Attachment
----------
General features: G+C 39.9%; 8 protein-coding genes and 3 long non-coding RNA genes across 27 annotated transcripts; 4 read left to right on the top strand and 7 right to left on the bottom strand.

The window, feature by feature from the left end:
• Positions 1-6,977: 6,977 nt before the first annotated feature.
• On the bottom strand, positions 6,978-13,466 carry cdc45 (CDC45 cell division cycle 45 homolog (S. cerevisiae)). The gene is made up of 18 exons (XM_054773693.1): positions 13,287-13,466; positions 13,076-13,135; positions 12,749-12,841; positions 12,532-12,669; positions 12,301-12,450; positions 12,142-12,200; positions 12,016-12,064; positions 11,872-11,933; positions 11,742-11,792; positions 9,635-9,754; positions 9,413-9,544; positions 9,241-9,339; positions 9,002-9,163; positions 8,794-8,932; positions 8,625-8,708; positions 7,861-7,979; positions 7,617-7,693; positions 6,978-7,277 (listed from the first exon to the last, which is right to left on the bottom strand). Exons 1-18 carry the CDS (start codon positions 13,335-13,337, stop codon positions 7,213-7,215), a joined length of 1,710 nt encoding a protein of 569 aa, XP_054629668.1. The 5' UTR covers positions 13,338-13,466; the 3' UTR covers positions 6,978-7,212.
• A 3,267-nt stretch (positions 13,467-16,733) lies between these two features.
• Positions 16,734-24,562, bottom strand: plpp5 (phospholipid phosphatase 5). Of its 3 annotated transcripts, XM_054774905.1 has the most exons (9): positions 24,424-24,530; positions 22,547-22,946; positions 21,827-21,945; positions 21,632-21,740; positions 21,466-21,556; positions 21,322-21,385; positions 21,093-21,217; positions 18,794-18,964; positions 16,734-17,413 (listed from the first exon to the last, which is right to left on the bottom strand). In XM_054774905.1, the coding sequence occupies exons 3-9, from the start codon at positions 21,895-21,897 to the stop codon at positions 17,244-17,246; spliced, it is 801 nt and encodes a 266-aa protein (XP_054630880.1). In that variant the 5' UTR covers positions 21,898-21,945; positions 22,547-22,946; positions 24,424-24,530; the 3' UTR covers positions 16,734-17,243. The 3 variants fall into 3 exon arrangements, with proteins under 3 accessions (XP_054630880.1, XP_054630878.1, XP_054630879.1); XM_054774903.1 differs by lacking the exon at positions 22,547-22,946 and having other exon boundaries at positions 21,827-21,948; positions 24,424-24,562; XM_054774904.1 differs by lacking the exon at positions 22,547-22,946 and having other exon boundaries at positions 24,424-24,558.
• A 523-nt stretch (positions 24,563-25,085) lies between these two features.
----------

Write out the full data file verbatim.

General features: G+C 39.9%; 8 protein-coding genes and 3 long non-coding RNA genes across 27 annotated transcripts; 4 read left to right on the top strand and 7 right to left on the bottom strand.

The window, feature by feature from the left end:
• Positions 1-6,977: 6,977 nt before the first annotated feature.
• On the bottom strand, positions 6,978-13,466 carry cdc45 (CDC45 cell division cycle 45 homolog (S. cerevisiae)). The gene is made up of 18 exons (XM_054773693.1): positions 13,287-13,466; positions 13,076-13,135; positions 12,749-12,841; positions 12,532-12,669; positions 12,301-12,450; positions 12,142-12,200; positions 12,016-12,064; positions 11,872-11,933; positions 11,742-11,792; positions 9,635-9,754; positions 9,413-9,544; positions 9,241-9,339; positions 9,002-9,163; positions 8,794-8,932; positions 8,625-8,708; positions 7,861-7,979; positions 7,617-7,693; positions 6,978-7,277 (listed from the first exon to the last, which is right to left on the bottom strand). Exons 1-18 carry the CDS (start codon positions 13,335-13,337, stop codon positions 7,213-7,215), a joined length of 1,710 nt encoding a protein of 569 aa, XP_054629668.1. The 5' UTR covers positions 13,338-13,466; the 3' UTR covers positions 6,978-7,212.
• A 3,267-nt stretch (positions 13,467-16,733) lies between these two features.
• Positions 16,734-24,562, bottom strand: plpp5 (phospholipid phosphatase 5). Of its 3 annotated transcripts, XM_054774905.1 has the most exons (9): positions 24,424-24,530; positions 22,547-22,946; positions 21,827-21,945; positions 21,632-21,740; positions 21,466-21,556; positions 21,322-21,385; positions 21,093-21,217; positions 18,794-18,964; positions 16,734-17,413 (listed from the first exon to the last, which is right to left on the bottom strand). In XM_054774905.1, the coding sequence occupies exons 3-9, from the start codon at positions 21,895-21,897 to the stop codon at positions 17,244-17,246; spliced, it is 801 nt and encodes a 266-aa protein (XP_054630880.1). In that variant the 5' UTR covers positions 21,898-21,945; positions 22,547-22,946; positions 24,424-24,530; the 3' UTR covers positions 16,734-17,243. The 3 variants fall into 3 exon arrangements, with proteins under 3 accessions (XP_054630880.1, XP_054630878.1, XP_054630879.1); XM_054774903.1 differs by lacking the exon at positions 22,547-22,946 and having other exon boundaries at positions 21,827-21,948; positions 24,424-24,562; XM_054774904.1 differs by lacking the exon at positions 22,547-22,946 and having other exon boundaries at positions 24,424-24,558.
• A 523-nt stretch (positions 24,563-25,085) lies between these two features.